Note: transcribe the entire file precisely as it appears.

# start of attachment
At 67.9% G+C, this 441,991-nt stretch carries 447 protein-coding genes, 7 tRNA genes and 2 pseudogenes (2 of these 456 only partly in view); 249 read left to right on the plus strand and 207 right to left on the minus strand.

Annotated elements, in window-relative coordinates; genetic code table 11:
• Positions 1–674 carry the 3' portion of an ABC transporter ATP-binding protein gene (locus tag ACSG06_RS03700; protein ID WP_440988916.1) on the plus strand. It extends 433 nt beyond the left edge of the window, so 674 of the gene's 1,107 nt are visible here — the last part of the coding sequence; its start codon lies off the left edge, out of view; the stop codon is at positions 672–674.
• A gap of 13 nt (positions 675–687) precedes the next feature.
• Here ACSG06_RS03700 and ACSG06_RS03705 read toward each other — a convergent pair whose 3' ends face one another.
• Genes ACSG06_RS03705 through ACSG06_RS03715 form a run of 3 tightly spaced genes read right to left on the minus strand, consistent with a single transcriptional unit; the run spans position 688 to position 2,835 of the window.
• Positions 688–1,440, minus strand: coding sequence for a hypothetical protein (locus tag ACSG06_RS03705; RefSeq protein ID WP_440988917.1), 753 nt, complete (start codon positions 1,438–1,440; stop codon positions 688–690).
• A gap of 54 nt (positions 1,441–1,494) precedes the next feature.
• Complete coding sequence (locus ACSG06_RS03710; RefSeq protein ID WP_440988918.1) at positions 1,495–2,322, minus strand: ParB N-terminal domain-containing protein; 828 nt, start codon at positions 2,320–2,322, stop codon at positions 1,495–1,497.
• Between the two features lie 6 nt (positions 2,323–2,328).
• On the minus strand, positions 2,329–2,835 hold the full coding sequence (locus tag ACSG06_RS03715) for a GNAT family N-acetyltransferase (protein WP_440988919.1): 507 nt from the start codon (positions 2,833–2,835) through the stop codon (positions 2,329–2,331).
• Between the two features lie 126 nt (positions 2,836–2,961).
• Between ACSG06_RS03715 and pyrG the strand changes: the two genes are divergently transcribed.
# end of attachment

At 67.9% G+C, this 441,991-nt stretch carries 447 protein-coding genes, 7 tRNA genes and 2 pseudogenes (2 of these 456 only partly in view); 249 read left to right on the plus strand and 207 right to left on the minus strand.

Annotated elements, in window-relative coordinates; genetic code table 11:
• Positions 1–674 carry the 3' portion of an ABC transporter ATP-binding protein gene (locus tag ACSG06_RS03700; protein ID WP_440988916.1) on the plus strand. It extends 433 nt beyond the left edge of the window, so 674 of the gene's 1,107 nt are visible here — the last part of the coding sequence; its start codon lies off the left edge, out of view; the stop codon is at positions 672–674.
• A gap of 13 nt (positions 675–687) precedes the next feature.
• Here ACSG06_RS03700 and ACSG06_RS03705 read toward each other — a convergent pair whose 3' ends face one another.
• Genes ACSG06_RS03705 through ACSG06_RS03715 form a run of 3 tightly spaced genes read right to left on the minus strand, consistent with a single transcriptional unit; the run spans position 688 to position 2,835 of the window.
• Positions 688–1,440, minus strand: coding sequence for a hypothetical protein (locus tag ACSG06_RS03705; RefSeq protein ID WP_440988917.1), 753 nt, complete (start codon positions 1,438–1,440; stop codon positions 688–690).
• A gap of 54 nt (positions 1,441–1,494) precedes the next feature.
• Complete coding sequence (locus ACSG06_RS03710; RefSeq protein ID WP_440988918.1) at positions 1,495–2,322, minus strand: ParB N-terminal domain-containing protein; 828 nt, start codon at positions 2,320–2,322, stop codon at positions 1,495–1,497.
• Between the two features lie 6 nt (positions 2,323–2,328).
• On the minus strand, positions 2,329–2,835 hold the full coding sequence (locus tag ACSG06_RS03715) for a GNAT family N-acetyltransferase (protein WP_440988919.1): 507 nt from the start codon (positions 2,833–2,835) through the stop codon (positions 2,329–2,331).
• Between the two features lie 126 nt (positions 2,836–2,961).
• Between ACSG06_RS03715 and pyrG the strand changes: the two genes are divergently transcribed.